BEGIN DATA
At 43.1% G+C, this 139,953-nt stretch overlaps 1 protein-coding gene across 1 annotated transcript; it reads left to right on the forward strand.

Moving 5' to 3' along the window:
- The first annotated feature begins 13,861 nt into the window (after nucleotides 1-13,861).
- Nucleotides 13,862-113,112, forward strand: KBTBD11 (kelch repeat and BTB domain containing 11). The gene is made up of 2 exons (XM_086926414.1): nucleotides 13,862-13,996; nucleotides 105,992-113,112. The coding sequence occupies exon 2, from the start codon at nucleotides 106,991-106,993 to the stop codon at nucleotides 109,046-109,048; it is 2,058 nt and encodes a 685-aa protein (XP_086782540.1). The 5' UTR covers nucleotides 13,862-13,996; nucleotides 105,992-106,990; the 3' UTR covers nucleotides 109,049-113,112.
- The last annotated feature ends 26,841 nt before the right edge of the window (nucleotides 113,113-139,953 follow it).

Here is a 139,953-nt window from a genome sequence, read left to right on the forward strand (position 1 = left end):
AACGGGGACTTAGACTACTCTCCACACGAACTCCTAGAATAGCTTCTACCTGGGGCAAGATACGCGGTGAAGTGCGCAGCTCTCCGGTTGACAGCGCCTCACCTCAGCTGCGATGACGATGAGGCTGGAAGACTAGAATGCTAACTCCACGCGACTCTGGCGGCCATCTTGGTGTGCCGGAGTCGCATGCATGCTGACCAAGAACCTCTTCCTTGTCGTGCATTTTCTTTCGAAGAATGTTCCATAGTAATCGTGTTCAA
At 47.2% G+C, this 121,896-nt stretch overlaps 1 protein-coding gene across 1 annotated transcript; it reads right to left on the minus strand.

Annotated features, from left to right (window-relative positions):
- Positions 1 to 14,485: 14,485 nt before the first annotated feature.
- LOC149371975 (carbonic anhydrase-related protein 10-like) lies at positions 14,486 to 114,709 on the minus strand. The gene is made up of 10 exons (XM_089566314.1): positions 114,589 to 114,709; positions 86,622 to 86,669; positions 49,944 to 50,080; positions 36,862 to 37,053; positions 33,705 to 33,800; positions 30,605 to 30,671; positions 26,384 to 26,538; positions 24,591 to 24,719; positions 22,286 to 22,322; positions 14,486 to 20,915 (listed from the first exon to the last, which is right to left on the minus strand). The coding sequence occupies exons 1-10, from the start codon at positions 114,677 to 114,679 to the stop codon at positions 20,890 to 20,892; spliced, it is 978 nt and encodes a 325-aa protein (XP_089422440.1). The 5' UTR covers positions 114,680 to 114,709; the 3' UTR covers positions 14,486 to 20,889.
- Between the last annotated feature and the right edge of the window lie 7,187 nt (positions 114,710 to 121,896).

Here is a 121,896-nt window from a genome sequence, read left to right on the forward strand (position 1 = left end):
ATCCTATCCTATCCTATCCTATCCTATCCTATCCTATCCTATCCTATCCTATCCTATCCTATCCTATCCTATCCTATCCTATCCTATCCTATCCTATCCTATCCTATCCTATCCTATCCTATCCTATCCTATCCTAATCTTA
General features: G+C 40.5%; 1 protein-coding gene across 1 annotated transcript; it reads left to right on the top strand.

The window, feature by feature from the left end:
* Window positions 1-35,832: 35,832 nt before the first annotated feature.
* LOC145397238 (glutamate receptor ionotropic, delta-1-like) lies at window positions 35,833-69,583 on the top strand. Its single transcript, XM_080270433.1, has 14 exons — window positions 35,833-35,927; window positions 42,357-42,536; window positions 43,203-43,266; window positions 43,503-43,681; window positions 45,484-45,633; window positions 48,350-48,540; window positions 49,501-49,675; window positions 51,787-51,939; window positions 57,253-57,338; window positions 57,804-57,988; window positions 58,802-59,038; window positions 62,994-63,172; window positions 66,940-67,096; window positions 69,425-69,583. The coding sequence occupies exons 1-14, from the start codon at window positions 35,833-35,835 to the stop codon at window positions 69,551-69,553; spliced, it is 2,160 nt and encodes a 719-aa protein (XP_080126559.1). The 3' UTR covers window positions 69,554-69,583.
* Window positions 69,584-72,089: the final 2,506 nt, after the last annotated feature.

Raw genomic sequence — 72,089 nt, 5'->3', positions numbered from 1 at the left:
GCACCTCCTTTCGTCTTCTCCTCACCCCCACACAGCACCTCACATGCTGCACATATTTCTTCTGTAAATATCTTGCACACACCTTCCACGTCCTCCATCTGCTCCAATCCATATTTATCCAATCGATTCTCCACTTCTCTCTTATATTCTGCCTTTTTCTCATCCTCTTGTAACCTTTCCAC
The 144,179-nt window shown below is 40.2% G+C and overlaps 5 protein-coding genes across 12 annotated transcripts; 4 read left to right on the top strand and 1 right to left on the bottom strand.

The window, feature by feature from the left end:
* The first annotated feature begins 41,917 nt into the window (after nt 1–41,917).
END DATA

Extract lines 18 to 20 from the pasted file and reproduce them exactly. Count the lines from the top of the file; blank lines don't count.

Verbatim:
* LOC145397238 (glutamate receptor ionotropic, delta-1-like) lies at window positions 35,833-69,583 on the top strand. Its single transcript, XM_080270433.1, has 14 exons — window positions 35,833-35,927; window positions 42,357-42,536; window positions 43,203-43,266; window positions 43,503-43,681; window positions 45,484-45,633; window positions 48,350-48,540; window positions 49,501-49,675; window positions 51,787-51,939; window positions 57,253-57,338; window positions 57,804-57,988; window positions 58,802-59,038; window positions 62,994-63,172; window positions 66,940-67,096; window positions 69,425-69,583. The coding sequence occupies exons 1-14, from the start codon at window positions 35,833-35,835 to the stop codon at window positions 69,551-69,553; spliced, it is 2,160 nt and encodes a 719-aa protein (XP_080126559.1). The 3' UTR covers window positions 69,554-69,583.
* Window positions 69,584-72,089: the final 2,506 nt, after the last annotated feature.

Raw genomic sequence — 72,089 nt, 5'->3', positions numbered from 1 at the left: